The Association is awash with good news this quarter, following the appointment of our Chair Dame Julia Goodfellow to the Council for Science and Technology (CST).
The CST is the UK Government’s top-level advisory body on science and technology policy issues, and the 11 members report directly to the Prime Minister.
Furthermore, our Vice-Chair Jim al-Khalili was awarded the Institute of Physics’ Kelvin Prize 2011 for his outstanding work in communicating physics to public audiences.
Roland Jackson, the Chief Executive of the British Science Association, was awarded an Honorary Degree by Aston University recently for his services to public engagement with science. During the week of graduation ceremonies, seven other honorary degrees were awarded to leading figures in the fields of business, science, engineering and politics.
Scientists in society
Scientists who want to engage the public with their work can now sign up to our latest newsletter- the Scientists in Society e-lert.
Free from the British Science Association, the monthly newsletter is packed with opportunities to connect people with research, from schools and young people to policy-makers and the media. It includes schemes run by us as well as organisations which share our aims, along with details of grant schemes, competitions, awards, and training.
Opportunities are relevant to researchers at any stage of their career, anywhere in the UK and all additions are welcome.
x-change welcomes new host
The x-change  is delighted to welcome a new host: science writer and broadcaster Richard Hollingham.
The first dedicated science producer of BBC’s Today programme, Richard presents World Service’s One Planet and has filed stories from across the globe.
Feature writer, author of Blood and Guts: A History of Surgery and co-author of How to Clone the Perfect Blonde, Richard is also TV anchor for the European Space Agency, and producer of the Spaceboffins podcast.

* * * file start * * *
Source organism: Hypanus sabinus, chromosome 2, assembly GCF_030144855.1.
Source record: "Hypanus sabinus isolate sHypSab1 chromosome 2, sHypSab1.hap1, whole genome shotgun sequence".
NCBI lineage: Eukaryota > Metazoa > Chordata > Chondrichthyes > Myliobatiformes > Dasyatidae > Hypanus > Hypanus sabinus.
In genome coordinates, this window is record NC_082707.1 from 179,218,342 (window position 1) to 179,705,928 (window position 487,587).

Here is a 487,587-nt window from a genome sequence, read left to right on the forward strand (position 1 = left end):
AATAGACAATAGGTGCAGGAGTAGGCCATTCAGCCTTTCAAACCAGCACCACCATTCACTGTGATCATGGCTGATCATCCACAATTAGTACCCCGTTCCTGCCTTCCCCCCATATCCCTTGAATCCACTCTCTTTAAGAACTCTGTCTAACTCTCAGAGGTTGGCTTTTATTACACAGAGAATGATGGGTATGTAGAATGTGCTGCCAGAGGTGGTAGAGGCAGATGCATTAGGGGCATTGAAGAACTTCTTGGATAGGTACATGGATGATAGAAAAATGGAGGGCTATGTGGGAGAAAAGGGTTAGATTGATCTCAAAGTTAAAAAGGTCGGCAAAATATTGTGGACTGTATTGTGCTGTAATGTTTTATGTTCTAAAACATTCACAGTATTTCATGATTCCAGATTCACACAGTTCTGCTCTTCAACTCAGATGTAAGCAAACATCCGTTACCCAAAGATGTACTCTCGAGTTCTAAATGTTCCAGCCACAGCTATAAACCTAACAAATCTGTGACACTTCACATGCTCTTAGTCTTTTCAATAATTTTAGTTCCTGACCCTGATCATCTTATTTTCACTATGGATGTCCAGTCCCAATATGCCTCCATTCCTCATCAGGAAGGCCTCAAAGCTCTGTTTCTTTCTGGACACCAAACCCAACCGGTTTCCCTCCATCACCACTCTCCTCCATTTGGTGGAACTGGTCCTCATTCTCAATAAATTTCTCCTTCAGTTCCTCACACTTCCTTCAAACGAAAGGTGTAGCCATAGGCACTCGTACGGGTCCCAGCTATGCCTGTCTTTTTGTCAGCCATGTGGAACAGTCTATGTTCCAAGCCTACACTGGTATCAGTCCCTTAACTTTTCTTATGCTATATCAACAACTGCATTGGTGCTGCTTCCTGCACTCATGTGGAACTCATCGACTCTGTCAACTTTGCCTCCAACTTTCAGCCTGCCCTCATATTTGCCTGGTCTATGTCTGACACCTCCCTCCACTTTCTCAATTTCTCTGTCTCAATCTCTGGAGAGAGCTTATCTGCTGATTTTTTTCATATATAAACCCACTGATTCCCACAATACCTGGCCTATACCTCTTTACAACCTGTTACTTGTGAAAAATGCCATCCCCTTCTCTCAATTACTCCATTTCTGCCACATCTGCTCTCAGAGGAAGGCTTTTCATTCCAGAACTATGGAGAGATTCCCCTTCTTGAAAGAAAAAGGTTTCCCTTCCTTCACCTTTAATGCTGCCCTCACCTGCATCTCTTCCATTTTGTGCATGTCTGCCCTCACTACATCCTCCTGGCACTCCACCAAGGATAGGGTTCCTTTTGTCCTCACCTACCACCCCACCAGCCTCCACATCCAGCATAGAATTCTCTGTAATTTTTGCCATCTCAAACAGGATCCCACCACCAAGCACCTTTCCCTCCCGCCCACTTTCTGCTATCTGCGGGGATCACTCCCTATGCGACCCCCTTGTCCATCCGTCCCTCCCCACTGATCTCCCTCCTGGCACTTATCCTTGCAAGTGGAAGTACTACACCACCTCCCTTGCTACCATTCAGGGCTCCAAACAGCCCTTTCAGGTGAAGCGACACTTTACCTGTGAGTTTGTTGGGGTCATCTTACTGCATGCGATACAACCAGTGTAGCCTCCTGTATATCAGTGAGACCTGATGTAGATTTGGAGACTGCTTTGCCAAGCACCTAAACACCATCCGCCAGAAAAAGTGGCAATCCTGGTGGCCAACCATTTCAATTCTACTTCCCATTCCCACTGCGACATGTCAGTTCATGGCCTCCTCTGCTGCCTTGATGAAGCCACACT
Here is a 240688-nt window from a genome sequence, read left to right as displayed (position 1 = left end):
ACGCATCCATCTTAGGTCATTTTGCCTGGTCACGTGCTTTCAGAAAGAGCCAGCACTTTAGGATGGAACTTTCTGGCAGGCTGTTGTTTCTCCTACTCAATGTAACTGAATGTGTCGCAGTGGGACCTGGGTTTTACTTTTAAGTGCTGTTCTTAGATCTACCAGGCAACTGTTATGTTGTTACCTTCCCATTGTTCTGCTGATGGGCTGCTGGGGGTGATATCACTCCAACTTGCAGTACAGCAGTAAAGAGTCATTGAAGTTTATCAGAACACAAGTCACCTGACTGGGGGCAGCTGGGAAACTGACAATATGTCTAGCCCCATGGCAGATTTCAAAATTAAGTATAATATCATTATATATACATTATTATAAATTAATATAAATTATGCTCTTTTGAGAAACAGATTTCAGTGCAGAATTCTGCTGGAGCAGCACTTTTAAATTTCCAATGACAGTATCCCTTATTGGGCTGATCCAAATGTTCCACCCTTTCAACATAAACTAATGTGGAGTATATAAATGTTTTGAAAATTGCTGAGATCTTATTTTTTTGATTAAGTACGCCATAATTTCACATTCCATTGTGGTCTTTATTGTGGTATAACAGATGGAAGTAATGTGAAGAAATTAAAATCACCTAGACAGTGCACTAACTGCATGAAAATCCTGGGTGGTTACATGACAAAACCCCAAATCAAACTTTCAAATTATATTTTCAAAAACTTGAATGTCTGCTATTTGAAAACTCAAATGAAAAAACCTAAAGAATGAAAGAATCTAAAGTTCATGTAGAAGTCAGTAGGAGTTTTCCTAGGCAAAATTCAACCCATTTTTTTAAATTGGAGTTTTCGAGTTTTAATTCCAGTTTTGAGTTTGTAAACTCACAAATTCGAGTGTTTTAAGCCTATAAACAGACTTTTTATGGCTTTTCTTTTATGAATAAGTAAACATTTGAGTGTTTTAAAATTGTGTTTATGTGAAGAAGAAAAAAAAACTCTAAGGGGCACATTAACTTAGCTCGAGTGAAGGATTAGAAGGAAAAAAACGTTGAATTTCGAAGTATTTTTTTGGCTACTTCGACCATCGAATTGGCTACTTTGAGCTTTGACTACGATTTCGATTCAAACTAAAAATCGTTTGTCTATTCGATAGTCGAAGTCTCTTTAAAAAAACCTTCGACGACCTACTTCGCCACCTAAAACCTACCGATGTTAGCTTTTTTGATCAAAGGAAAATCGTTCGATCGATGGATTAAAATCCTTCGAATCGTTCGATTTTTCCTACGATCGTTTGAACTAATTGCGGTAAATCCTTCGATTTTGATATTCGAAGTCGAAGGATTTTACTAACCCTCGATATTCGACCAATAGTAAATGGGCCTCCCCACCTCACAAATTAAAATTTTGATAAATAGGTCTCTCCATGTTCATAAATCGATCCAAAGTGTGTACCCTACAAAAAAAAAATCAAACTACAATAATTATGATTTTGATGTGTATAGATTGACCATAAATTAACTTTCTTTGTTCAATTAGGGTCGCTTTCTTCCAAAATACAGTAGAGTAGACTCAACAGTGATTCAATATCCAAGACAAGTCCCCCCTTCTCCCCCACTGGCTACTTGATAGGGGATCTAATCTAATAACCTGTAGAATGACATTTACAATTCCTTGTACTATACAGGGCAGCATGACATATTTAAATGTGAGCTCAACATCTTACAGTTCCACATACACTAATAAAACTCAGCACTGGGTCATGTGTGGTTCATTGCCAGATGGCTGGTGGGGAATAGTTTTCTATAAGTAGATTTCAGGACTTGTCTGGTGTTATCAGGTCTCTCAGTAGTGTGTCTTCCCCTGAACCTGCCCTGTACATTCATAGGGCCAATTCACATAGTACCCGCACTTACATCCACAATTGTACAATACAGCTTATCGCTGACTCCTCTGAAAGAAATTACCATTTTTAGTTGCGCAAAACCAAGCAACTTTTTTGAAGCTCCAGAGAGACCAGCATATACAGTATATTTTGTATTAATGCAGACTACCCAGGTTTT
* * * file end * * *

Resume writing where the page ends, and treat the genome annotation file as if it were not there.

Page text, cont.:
Bringing you all the highlights of the British Science Festival packed into four fun-filled evening shows, the x-change will be held at the National Media Museum from 11-14 September.
Look out for the pink T-shirts or follow us on Twitter @TheXchangeTeam 
Our world in motion
National Science & Engineering Week 2012 takes place 9–18 March and next year explores the theme ‘our world in motion’. From plate tectonics to the supersonic jet, robotic football players and the bacterial flagellum, it is hoped that next year’s theme will be interpreted in many different ways by event organisers and generate a buzz around the sciences and engineering next March.
Keep an eye out for national projects from the British Science Association. If you are planning to take part yourself, check out http://www.nsew.org.uk/  for further details or to book a place at an upcoming information session.
Join the ideas explosion!
Do you know any 11-18 year olds who have completed a project in science, technology, engineering or maths? Did their project dazzle you? If so, you should encourage them to enter the National Science & Engineering Competition!
It is very quick and easy to enter online and the best entries will be invited to present their projects at The Big Bang: UK Young Scientists’ and Engineers’ Fair, in Birmingham on 15-17 March 2012.
There is prize money of over £50,000 to win for both teams and individuals in three age categories. The two individual winners in the senior category will also gain the titles of UK Young Scientist of the Year and UK Young Engineer of the Year.
For more information about the National Science & Engineering Competition, please visit www.thebigbangfair.co.uk/nsec